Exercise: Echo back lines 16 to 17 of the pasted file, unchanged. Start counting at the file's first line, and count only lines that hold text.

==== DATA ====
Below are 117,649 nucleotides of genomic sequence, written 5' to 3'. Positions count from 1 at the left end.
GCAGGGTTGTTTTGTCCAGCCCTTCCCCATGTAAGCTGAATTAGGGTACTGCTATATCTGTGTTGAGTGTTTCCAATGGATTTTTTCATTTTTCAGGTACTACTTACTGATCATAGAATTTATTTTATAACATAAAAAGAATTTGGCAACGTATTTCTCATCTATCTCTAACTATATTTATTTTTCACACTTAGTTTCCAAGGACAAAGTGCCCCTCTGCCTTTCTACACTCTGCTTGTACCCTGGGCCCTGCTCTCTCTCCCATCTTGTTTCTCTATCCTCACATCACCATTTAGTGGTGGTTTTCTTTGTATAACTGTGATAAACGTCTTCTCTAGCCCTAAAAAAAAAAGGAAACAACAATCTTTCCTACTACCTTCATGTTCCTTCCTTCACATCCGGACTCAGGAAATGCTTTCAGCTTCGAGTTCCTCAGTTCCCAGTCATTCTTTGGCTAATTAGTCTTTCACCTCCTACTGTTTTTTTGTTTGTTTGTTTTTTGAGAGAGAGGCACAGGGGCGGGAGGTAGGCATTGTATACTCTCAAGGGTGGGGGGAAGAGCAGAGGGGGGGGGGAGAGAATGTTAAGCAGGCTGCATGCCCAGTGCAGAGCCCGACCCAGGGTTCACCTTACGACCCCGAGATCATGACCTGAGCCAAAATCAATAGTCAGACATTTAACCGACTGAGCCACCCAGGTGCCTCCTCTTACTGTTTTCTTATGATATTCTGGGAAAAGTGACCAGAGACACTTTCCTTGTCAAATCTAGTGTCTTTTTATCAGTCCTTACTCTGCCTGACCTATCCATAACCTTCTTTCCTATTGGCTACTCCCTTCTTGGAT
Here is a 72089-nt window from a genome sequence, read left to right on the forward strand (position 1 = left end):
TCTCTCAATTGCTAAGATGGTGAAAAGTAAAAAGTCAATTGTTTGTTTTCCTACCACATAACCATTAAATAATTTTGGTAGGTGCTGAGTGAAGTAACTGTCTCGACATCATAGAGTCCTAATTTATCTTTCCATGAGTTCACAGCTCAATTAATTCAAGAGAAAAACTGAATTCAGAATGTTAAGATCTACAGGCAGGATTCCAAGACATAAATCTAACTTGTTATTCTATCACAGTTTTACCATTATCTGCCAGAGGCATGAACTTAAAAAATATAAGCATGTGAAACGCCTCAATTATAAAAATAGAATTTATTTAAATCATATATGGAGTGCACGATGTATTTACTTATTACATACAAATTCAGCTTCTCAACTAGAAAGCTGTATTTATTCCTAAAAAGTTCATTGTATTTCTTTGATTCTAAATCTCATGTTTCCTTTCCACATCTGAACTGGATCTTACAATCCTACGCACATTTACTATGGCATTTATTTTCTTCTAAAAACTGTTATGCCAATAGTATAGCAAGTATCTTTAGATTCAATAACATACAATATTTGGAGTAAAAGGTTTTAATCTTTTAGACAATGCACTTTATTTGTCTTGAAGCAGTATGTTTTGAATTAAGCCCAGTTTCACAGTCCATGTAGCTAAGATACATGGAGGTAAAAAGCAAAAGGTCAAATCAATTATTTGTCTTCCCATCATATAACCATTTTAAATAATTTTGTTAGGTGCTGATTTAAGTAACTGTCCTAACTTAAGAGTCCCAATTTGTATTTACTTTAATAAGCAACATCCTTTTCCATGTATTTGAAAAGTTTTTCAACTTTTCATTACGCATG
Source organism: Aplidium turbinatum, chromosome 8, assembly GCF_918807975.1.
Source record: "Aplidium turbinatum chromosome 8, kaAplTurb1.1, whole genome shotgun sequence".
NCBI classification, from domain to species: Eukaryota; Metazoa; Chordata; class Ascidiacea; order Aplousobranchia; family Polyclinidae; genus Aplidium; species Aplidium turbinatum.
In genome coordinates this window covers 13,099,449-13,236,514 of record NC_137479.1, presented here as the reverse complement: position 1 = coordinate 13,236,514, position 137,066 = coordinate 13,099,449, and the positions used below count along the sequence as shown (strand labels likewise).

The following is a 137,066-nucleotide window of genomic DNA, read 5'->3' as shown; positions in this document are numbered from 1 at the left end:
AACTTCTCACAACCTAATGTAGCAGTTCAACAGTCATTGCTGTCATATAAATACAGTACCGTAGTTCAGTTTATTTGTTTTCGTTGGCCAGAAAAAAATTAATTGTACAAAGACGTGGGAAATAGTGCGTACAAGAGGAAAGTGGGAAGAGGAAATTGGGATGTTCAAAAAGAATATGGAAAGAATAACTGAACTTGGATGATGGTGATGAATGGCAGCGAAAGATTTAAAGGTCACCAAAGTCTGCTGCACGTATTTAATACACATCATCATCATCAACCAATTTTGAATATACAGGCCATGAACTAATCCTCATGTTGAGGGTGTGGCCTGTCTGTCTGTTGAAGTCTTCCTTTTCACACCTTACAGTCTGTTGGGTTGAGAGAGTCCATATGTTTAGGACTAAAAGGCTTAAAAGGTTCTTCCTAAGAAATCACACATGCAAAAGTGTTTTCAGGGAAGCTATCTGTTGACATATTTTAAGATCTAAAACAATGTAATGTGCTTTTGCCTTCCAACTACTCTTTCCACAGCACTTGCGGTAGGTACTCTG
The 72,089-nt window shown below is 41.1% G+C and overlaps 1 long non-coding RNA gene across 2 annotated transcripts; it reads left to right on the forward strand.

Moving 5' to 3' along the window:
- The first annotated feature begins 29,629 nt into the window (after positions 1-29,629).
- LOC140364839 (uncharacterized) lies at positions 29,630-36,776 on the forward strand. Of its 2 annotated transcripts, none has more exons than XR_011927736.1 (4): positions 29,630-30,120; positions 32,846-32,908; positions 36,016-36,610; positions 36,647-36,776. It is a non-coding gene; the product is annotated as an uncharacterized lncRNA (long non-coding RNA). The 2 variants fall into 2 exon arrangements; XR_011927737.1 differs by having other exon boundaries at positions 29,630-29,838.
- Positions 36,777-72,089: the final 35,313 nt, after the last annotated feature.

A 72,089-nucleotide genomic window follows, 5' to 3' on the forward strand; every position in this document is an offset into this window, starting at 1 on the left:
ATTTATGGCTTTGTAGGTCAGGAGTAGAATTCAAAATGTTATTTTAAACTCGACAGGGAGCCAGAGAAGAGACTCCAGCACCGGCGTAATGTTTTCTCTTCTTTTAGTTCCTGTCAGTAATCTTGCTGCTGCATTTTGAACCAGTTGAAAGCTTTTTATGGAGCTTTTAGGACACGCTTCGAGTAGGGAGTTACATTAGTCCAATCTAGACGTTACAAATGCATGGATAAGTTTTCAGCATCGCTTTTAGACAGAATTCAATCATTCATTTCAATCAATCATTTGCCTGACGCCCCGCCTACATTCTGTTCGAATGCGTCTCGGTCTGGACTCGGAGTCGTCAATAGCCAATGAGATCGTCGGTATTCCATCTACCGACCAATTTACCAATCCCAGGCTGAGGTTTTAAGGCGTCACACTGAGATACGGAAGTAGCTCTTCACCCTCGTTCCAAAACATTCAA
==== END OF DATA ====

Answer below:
A 72,089-nucleotide genomic window follows, 5' to 3' on the forward strand; every position in this document is an offset into this window, starting at 1 on the left:
ATTTATGGCTTTGTAGGTCAGGAGTAGAATTCAAAATGTTATTTTAAACTCGACAGGGAGCCAGAGAAGAGACTCCAGCACCGGCGTAATGTTTTCTCTTCTTTTAGTTCCTGTCAGTAATCTTGCTGCTGCATTTTGAACCAGTTGAAAGCTTTTTATGGAGCTTTTAGGACACGCTTCGAGTAGGGAGTTACATTAGTCCAATCTAGACGTTACAAATGCATGGATAAGTTTTCAGCATCGCTTTTAGACAGAATTCAATCATTCATTTCAATCAATCATTTGCCTGACGCCCCGCCTACATTCTGTTCGAATGCGTCTCGGTCTGGACTCGGAGTCGTCAATAGCCAATGAGATCGTCGGTATTCCATCTACCGACCAATTTACCAATCCCAGGCTGAGGTTTTAAGGCGTCACACTGAGATACGGAAGTAGCTCTTCACCCTCGTTCCAAAACATTCAA